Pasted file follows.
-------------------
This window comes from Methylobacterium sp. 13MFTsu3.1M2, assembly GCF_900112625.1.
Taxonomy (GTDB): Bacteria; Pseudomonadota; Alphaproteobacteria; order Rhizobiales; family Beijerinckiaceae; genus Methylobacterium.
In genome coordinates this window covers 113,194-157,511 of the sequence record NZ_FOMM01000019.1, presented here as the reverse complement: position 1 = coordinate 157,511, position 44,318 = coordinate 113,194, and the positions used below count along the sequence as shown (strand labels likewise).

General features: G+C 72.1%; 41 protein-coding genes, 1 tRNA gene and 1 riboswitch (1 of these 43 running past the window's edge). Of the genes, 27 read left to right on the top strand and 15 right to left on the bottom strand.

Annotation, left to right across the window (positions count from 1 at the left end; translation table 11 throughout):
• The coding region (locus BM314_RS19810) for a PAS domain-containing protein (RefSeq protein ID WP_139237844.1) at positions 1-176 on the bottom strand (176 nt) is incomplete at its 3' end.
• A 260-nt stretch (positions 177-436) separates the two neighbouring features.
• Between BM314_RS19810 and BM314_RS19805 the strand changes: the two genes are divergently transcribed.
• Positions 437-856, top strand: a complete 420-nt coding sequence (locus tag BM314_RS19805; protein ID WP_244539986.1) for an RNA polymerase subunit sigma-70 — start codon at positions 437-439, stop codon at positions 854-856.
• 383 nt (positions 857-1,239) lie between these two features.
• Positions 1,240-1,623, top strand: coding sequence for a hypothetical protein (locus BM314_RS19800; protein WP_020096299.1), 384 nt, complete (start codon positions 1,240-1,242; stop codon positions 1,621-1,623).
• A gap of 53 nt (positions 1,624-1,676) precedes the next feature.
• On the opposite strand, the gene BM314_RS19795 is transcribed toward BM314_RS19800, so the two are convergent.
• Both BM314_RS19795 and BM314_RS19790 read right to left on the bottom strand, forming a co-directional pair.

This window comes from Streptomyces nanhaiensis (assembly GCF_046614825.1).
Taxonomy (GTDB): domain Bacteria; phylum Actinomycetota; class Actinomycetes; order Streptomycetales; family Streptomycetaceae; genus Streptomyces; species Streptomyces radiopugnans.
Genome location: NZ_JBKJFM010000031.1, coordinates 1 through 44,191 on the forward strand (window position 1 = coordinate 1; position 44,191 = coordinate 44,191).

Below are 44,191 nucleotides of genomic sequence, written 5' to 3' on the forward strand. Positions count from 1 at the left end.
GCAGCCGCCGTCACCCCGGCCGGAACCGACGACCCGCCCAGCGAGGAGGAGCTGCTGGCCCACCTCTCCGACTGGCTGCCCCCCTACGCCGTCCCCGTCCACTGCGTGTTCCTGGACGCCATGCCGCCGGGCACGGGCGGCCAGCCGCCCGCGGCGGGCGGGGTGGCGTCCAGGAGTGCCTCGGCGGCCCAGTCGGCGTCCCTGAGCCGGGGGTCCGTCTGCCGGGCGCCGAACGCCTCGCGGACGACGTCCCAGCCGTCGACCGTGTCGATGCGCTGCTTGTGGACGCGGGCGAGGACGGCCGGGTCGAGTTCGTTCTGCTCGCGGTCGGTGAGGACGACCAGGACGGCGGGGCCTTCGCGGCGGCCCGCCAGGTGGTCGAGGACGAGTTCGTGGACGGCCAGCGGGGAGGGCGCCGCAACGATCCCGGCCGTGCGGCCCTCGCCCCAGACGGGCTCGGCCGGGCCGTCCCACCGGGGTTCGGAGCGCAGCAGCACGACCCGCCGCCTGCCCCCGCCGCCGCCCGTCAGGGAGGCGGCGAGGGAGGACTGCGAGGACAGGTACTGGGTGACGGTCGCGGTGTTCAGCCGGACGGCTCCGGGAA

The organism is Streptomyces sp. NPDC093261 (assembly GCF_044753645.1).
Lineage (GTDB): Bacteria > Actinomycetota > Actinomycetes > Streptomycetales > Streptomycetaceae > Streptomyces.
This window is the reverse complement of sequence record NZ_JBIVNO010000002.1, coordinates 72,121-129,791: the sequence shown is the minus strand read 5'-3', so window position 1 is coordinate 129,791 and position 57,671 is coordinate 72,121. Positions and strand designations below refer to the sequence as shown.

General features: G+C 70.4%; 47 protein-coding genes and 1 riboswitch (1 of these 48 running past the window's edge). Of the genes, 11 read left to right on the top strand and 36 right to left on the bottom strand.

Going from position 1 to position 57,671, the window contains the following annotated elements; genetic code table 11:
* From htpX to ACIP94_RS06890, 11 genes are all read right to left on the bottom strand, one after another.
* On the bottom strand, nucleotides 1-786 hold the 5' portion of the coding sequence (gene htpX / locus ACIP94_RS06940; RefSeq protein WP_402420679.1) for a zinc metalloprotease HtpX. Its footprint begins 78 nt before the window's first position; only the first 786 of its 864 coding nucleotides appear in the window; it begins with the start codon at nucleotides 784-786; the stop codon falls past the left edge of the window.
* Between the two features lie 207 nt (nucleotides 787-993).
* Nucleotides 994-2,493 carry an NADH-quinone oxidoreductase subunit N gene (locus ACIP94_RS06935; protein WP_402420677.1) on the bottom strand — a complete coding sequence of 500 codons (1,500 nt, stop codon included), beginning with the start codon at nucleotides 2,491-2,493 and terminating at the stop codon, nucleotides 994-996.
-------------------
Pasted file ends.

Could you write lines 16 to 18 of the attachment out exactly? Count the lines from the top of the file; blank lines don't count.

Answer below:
Taxonomy (GTDB): domain Bacteria; phylum Actinomycetota; class Actinomycetes; order Streptomycetales; family Streptomycetaceae; genus Streptomyces; species Streptomyces radiopugnans.
Genome location: NZ_JBKJFM010000031.1, coordinates 1 through 44,191 on the forward strand (window position 1 = coordinate 1; position 44,191 = coordinate 44,191).

Below are 44,191 nucleotides of genomic sequence, written 5' to 3' on the forward strand. Positions count from 1 at the left end.